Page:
Burns has done a phenomenal job in building the Mariner program. Small enrollment be damned, she’s put together a team that features players from all around the region and even far-flung locales like Seattle and El Paso.

“Last couple of years we’ve really kind of branched out. We tried to cast a really wide net to make us competitive,” Burns said. “Six years ago we cast out that net and had a lot of success in New York that was a start in the change in culture. I think being able to get kids from Texas and Seattle and Maryland allows us to compete in the Northeast where there are some really good basketball programs.”

Burns’ club calls the Yarnall Athletics Center home.

It’s, well, it’s fine. It’s what you’d expect from a small D3.

Trophy case
Banners of past success

One thing that gets a big thumbs up from me was the vending machine downstairs. Yes, there was a small concession table at the gym selling popcorn, candy, and the standard drinks, but I rolled the dice with the machines in the lobby.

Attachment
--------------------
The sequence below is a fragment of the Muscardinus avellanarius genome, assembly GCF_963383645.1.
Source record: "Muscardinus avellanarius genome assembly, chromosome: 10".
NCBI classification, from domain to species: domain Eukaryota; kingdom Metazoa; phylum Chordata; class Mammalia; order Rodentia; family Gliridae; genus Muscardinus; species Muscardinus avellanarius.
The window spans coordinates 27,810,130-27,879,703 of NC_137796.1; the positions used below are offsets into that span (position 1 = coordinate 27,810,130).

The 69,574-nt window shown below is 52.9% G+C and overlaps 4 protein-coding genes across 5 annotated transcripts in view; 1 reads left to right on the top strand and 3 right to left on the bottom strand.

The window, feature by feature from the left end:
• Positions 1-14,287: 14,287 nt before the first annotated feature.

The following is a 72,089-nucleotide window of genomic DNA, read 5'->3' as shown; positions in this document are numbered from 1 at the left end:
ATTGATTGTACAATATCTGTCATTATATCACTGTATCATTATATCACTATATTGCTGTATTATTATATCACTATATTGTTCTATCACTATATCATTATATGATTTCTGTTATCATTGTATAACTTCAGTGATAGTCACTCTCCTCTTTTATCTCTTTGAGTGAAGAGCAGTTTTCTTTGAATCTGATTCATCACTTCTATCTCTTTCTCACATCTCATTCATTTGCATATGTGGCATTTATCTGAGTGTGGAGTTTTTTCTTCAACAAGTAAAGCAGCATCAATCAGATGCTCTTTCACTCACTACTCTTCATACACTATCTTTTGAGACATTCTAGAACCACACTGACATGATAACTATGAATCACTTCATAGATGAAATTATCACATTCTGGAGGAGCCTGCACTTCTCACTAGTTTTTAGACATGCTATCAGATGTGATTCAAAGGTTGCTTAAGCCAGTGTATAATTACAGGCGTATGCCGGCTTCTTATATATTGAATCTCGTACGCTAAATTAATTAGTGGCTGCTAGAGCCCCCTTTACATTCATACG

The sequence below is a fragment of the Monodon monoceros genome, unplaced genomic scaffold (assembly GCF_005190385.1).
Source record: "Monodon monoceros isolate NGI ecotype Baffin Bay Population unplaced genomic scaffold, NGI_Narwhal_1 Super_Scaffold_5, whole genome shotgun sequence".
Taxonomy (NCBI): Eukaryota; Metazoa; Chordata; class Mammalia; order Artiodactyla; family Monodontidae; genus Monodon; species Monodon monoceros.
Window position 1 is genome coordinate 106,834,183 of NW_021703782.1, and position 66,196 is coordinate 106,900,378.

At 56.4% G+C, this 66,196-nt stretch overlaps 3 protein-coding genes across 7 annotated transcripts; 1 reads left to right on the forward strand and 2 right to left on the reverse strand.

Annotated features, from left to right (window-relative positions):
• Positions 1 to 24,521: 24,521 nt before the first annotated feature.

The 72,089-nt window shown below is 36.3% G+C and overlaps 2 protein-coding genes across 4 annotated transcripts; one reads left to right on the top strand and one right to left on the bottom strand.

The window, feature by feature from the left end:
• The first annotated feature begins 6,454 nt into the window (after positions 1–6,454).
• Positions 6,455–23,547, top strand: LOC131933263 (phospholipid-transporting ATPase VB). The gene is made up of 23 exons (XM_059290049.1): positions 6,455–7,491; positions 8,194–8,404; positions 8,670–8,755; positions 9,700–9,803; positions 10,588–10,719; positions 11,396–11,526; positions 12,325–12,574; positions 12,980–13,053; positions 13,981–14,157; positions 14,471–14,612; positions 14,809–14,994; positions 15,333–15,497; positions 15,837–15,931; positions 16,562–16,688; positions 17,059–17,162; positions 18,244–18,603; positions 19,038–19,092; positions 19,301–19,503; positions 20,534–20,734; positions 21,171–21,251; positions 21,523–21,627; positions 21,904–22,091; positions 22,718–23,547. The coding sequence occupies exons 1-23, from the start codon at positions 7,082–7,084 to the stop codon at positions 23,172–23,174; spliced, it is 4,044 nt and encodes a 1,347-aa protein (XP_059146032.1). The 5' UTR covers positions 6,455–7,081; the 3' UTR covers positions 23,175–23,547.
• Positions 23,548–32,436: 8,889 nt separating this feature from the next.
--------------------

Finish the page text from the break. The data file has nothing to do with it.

And…I got….an AHA seltzer AND peanut butter M&Ms, the best of all the M&Ms. Hell yeah.

Hell yeah.

The gym itself was small and creaked with decades of use. I love rooms like this.

I love gyms that still have these old scoreboards. They’re becoming more and more rare so any time I see one I feel good. Not everything needs to be an LED HD board.

Now this game was radioactive. This was a form of basketball rarely seen, and to interact with it you should wear personal protective equipment lest the glowing shrapnel sticks to your skin.